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The coexistence of pieces, whose writing go back to the austerity of the late rinascimentale countrapuntal (old style), and of others, with a light and mostly melodic plot, scatter with galant gestures, such as sighing or triplets figures (“neue Gusto”), is a characteristic of the serial publication (the lasts posthumous) that, from 1733 on, would have constituted the Harmonische Seelenlust, Präludien über den bekanntensten Corallieder, i.e. the first collection of chorale preludes for organ to appear in print since Scheidt’s Tabulatura nova of 1624.

The same distinction between old and new in the work’s preface. By describing the content and the style, Kauffmann speaks from “short, but elaborated with particular invention and pleasing style” pieces, in which two kind of contrapuntal can be identified “Factus&floridus”. The first one tends to be something serious, but lively, while the second one tends to be exuberant but not wild.

The influence of the so-called “galant” style, light and pleasant, characterised by the search of “préciosité” is obvious. The taste of the “galanterie”, which was clearly imported from France, permeated since some decades the customs of certain classes of the German society. Already in 1687 in fact, Christian Thomasius, law professor at the Lepzig university, deplored the fact that the word “galant” was improperly used in order to describe dogs, cats, slippers, tables and chairs.

Amongst the 98 chorales preludes of the collection they are represented every type, including duets, fughettas and a variety of cantus firmus settings.

In some of them the chorale melody has to be “played à part on the oboe”. According to the work’s preface, this was the “most appreciated and the most fashionable way at the Mersenburg court Chapel”. The mix of the two sounds turns out to be especially happy if, following Kauffmann’s performance directions, the “oboe is placed in order to give the impression that it is a organ’s stop”.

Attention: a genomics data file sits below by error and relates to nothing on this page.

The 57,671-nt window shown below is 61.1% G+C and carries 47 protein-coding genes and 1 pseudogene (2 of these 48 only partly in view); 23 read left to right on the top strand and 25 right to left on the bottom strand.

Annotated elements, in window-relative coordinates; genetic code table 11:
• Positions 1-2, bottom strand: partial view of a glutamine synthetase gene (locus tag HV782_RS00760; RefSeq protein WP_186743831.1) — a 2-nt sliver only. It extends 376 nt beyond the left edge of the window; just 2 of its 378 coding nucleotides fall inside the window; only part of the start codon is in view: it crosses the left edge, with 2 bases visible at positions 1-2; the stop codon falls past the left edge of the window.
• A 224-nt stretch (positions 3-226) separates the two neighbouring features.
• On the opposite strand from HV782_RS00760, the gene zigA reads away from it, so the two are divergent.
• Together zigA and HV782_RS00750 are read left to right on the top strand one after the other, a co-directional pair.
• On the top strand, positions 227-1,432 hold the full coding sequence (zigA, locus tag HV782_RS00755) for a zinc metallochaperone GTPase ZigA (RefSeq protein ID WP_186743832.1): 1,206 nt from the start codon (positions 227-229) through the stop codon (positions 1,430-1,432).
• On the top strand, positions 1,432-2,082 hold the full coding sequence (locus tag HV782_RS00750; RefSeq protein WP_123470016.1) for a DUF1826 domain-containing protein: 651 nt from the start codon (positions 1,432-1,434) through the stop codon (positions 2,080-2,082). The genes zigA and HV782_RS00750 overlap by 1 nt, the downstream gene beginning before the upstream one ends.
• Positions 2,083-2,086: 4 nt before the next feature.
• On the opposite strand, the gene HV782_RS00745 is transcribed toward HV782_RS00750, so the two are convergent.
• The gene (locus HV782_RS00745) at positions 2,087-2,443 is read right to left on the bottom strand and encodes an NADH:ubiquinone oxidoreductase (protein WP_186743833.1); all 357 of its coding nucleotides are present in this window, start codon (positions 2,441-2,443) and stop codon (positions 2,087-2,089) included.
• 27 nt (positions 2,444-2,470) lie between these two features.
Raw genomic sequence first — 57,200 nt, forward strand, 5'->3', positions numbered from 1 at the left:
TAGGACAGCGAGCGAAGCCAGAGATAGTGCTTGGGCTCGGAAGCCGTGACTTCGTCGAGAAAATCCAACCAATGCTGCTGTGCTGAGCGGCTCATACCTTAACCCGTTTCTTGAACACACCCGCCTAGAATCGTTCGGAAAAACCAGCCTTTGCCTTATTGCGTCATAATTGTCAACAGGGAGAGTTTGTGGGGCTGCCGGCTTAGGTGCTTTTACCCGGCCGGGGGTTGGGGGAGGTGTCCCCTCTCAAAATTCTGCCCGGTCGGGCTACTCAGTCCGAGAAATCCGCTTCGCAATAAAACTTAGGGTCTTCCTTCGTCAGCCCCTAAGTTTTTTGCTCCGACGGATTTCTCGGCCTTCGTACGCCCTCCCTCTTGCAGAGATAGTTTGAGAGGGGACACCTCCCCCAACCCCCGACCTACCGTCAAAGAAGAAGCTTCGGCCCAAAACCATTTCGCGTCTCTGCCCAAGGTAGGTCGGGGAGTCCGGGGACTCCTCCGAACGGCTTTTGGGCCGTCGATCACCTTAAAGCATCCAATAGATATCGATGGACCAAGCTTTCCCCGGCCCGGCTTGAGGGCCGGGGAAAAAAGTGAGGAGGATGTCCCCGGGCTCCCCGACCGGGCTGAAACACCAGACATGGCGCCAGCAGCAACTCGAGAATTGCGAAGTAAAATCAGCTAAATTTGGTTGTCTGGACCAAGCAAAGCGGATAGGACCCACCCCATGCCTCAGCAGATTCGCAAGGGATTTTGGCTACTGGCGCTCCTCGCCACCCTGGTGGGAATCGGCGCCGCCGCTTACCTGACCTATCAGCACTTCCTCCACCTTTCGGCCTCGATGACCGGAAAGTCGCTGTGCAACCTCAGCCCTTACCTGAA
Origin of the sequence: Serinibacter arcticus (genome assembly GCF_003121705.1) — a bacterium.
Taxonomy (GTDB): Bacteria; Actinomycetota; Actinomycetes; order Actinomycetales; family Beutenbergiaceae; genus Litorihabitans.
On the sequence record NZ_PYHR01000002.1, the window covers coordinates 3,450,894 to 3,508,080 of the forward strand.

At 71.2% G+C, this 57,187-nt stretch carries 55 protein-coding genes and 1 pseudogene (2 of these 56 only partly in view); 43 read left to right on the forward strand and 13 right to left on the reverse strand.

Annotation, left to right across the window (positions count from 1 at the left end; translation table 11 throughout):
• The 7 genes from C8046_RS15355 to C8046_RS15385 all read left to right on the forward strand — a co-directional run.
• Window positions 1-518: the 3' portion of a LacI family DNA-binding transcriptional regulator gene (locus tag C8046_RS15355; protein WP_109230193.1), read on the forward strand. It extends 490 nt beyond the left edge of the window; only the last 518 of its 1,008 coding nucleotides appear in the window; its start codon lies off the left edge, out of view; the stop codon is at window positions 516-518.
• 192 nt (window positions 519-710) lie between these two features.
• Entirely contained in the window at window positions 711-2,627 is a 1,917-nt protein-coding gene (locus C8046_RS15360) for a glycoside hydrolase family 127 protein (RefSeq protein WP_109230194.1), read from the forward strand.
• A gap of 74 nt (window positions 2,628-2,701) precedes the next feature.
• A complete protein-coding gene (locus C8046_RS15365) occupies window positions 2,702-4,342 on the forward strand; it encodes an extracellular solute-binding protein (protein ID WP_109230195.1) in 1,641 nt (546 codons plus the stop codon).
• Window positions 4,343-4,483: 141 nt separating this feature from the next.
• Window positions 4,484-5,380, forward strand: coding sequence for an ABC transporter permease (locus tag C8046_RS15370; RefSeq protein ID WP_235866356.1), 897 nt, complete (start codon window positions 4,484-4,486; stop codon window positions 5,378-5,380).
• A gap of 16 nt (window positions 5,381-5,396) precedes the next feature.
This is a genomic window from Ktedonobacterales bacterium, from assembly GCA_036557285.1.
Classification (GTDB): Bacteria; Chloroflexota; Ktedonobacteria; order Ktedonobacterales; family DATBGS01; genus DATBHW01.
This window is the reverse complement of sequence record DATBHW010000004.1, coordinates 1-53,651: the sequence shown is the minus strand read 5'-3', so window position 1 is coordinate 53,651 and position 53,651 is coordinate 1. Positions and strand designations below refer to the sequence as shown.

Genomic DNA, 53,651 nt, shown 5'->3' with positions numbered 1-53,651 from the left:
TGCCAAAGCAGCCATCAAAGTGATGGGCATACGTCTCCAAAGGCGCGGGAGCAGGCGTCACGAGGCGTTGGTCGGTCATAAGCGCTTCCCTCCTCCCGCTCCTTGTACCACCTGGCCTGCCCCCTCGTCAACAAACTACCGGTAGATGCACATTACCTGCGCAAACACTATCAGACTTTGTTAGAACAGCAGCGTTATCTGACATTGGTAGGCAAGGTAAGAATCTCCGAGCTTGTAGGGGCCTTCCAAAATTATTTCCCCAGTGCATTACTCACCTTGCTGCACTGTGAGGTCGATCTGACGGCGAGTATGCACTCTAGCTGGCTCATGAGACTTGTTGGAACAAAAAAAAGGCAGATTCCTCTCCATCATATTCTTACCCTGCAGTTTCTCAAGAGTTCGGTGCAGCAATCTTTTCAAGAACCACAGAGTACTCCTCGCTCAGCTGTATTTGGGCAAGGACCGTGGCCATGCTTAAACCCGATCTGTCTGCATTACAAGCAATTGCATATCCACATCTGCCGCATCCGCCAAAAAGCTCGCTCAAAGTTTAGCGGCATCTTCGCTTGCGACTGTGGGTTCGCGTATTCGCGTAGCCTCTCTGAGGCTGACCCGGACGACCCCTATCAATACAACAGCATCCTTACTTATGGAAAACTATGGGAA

Kauffmann’s collection furnished to the performer unusually careful performance directions: ornaments, tempo markings and, above all, detailed and original suggestions for registration, often aiming to imitate orchestral sounds.

Registrations of the Harmonische Seelenlust are based on Kauffmann’s strument in Mersenburg, which was constructed by Zacharias Thyssner. Today the appearance of this instrument is completely transformed. However, the extraordinary organ of Grauhof used in this recording has allows us recreating Kauffmann’s colourful palette, following his recommendation that “(the registration) is fixed according to the own instrument with Judicium, so that other registers can be experimented, while the specified registers will serve from examples”.

Maurizio Croci, all’organo Treutmann (1737) della Stiftskirche di Grauhof (D)
Kerstin Kramp, oboe

Harmonische Seelenlust 1722

In 1725 Johann Mattheson’review Critica Musica carried an announcement for a treatise by Kauffmann (never printed and since lost) with the title Introduzione alla musica antica et moderna, das ist: Eine ausführliche Einleitung zur alten und neuen Wissenschaft der edlen Music, in which there would be a exposition of the “general and special rules of composition in the old and new style”.

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